Throttling of Pumps

Pumps come in standard sizes and discharge rates.  The actual flow required in a system may differ from the designed discharge rate.  For example, a filter may have a flow rate which is lesser than the discharge rate of the pump connected to its output.  In such situations, it may be necessary to reduce the discharge rate.

A commonly used practice is to throttle the pump with a valve.  Sometimes, orifice plates are also used.  Throttling creates an obstruction in the flow.  This leads to a drop in the efficiency of the pump.  The backpressure developed due to the restriction placed on the flow can stress the pump affecting its life.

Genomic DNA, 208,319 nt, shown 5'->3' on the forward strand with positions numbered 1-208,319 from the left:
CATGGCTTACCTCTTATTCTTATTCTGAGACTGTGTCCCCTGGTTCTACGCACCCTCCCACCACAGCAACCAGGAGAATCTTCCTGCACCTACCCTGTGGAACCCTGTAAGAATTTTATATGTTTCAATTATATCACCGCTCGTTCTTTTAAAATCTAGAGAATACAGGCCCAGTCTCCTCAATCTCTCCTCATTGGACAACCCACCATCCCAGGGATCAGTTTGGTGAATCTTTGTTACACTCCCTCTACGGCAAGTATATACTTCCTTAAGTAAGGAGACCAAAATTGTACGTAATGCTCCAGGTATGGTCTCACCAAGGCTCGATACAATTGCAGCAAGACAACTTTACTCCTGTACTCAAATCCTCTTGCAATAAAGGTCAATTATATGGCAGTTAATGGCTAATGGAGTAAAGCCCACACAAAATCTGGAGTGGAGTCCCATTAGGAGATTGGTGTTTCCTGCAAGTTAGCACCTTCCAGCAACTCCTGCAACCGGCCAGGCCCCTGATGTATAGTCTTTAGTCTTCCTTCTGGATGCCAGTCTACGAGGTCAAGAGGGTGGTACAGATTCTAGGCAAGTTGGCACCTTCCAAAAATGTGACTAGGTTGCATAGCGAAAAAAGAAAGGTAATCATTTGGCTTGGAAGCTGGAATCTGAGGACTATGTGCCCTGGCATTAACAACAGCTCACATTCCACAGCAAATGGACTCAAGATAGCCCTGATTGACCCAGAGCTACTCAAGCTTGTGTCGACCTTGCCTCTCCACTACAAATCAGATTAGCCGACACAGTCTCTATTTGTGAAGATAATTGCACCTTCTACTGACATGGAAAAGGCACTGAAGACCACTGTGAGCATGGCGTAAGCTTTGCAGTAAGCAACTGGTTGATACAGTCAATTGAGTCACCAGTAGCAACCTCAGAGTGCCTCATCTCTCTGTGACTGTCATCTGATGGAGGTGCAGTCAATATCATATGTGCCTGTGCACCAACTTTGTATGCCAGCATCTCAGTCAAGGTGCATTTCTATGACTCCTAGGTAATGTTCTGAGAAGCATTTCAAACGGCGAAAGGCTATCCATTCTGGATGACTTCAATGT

Throttling is, therefore, not advisable.

Alternatives to Throttling

Variable Frequency Drives

Variables Frequency Drives or VFDs are devices which control the speed of the motor (the prime mover) by varying the frequency applied to the motor terminals.  VFDs can be used to regulate the speed.  VFDs also help save energy.  VFDs can make quick changes in speed and thereby the discharge pressure.  VFDs are gaining in popularity in speed control.  However, they may be expensive to install.

Trimming the Impeller

This method can be used if the discharge rate is to be permanently reduced.  The impeller is trimmed by reducing its circumference.  This affects the output pressure of the pump.  This method may not be suitable if the discharge pressure has to be constantly adjusted.

Installing multiple pumps

In this method, more than one pump can be connected in parallel.  These pumps can have discharge rates.  The pumps can be brought on line and taken offline depending on the required pressure.  This method, however, is expensive and may require modification in the system which may not be possible.

Sometimes, a combination of the three methods is used.